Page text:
Topic 3 What to Do if You Suspect that Your Teenager Has Started Smoking?

Case study: Your 13 year old daughter comes home from school, is very tired and asks you to open her schoolbag to take out her personal notebook. Rummaging in her bag you find a lighter at the bottom. You ask her what it is and she tells you that she found it on a park bench and decided to put it away so a small child wouldn’t find it and hurt themselves with it. You immediately suspect that your child has tried tobacco products.

Here are some tips that you could use in practice if you find yourself in such a situation.

If you suspect that your teenager has started experimenting with smoking:

  • Find out why your teen has experimented and try not to ask questions that sound like you are interrogating him. Rephrase them into an observation or remark such as “Hey, I notice that you have started smoking” which sounds less accusing.
  • Listen to their views with an open mind and they will feel more willing to listen to your views. They’ll also feel more comfortable sharing their problems with you.
  • Pay attention when your teenager wants to share their thoughts with you. Try not to interrupt or rush to give your comments while they are talking. Offer suggestions instead of criticism. These are more effective in the long term.
  • It’s best not to be sarcastic with replies such as “You are too young to understand” or “I don’t care what your friends say”.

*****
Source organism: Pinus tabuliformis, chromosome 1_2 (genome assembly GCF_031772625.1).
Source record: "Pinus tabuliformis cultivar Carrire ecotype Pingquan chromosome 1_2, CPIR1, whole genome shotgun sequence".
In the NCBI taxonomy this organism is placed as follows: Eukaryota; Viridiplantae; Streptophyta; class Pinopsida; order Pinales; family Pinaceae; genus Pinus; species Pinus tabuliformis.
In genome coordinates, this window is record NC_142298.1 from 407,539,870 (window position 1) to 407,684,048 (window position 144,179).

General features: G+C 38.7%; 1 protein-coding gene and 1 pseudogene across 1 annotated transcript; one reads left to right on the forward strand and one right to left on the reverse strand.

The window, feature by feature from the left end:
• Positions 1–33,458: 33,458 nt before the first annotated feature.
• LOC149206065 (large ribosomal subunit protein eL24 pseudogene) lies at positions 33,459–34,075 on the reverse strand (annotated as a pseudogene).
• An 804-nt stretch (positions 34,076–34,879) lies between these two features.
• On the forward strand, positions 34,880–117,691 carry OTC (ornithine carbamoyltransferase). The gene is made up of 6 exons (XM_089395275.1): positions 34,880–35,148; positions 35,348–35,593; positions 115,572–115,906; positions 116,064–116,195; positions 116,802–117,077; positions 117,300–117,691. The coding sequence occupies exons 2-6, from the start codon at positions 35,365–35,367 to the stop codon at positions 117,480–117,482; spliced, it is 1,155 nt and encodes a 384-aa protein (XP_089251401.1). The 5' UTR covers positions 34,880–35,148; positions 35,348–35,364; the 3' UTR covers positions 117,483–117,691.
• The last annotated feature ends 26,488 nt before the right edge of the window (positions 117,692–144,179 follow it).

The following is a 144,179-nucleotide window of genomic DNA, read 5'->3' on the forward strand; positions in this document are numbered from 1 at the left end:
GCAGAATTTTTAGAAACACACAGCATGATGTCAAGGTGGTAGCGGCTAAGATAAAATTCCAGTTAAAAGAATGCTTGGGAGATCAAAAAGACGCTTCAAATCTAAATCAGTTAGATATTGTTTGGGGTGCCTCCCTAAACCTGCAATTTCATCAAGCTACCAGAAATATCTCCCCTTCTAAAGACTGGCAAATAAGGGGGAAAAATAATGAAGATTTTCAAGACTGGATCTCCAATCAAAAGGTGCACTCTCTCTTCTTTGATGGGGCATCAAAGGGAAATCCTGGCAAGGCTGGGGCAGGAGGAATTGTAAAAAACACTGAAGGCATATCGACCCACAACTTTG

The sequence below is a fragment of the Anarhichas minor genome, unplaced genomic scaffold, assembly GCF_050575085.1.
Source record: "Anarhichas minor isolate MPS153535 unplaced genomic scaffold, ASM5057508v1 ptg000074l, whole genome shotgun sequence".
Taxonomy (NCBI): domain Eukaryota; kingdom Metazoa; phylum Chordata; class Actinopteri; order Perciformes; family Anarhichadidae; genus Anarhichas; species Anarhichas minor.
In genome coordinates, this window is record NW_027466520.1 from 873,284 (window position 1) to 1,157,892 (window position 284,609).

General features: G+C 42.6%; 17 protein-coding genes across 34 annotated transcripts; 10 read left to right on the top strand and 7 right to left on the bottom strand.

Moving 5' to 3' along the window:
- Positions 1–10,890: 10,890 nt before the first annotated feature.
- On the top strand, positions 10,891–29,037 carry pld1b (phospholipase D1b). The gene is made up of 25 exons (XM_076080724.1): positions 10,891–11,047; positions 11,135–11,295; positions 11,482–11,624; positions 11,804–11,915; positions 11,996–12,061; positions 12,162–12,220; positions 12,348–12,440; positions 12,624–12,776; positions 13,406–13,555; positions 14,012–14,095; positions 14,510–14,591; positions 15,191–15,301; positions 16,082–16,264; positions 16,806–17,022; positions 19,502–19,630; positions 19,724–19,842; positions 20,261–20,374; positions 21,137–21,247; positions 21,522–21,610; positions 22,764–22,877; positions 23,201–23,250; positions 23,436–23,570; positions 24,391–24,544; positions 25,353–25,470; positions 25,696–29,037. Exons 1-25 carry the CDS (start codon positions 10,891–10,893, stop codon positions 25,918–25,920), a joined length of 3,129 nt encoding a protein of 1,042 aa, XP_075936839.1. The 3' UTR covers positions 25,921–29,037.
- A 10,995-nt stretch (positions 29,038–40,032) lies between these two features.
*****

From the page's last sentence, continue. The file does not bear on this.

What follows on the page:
• Refrain from nagging, shouting, threatening or using emotional blackmail. These may hurt your teenager’s feelings and make him want to smoke more, just to irritate you.
  • If you get frustrated and angry halfway through the discussion, tell your teenager to give you some time to calm down. Do not just walk away or ignore him. Remember that the discussion is about them, not you.
  • Believe it when your teenager complains about peer pressure to try smoking. You may feel that it is easy to resist, but it is difficult for a teenager.
  • Suggest ways for your teenager to turn down cigarette offers without offending their friends. Look at their personality. If your child is shy, they can say “No thanks, I don’t like the taste” or make an excuse to leave. If your child is outgoing, they can laugh it off and say “No way! It’s not my style!”
  • Remind them that they can find and hang out with friends who are non-smokers. If they have to be around smokers, your teen can bring these non-smoking friends along for support. Helping your child steer clear of smoking takes time, effort and understanding. By being there for them you will not only get closer, you’ll also better understand what your teen is going through.

A game of compliments

Goal: To improve the psychological climate in the family environment, to create a positive atmosphere, to maintain a positive emotional environment at home.

Extended family members (grandparents, cousins, other relatives) can also be involved.


  • All participants are given felt-tip pens and sheets of paper to write their name at the top.
  • Then, each participant has to write something positive in the other’s sheets – a character trait, a behaviour they like in them.
  • When finished, each person takes his or her sheet and reads the things listed in front of everyone, beginning with the phrase: “I am…”.

Important: The group encourages each person who reads the compliments received, makes sure each compliment is prefaced with “I am…” and finally applauds each person who has read the compliments addressed to them.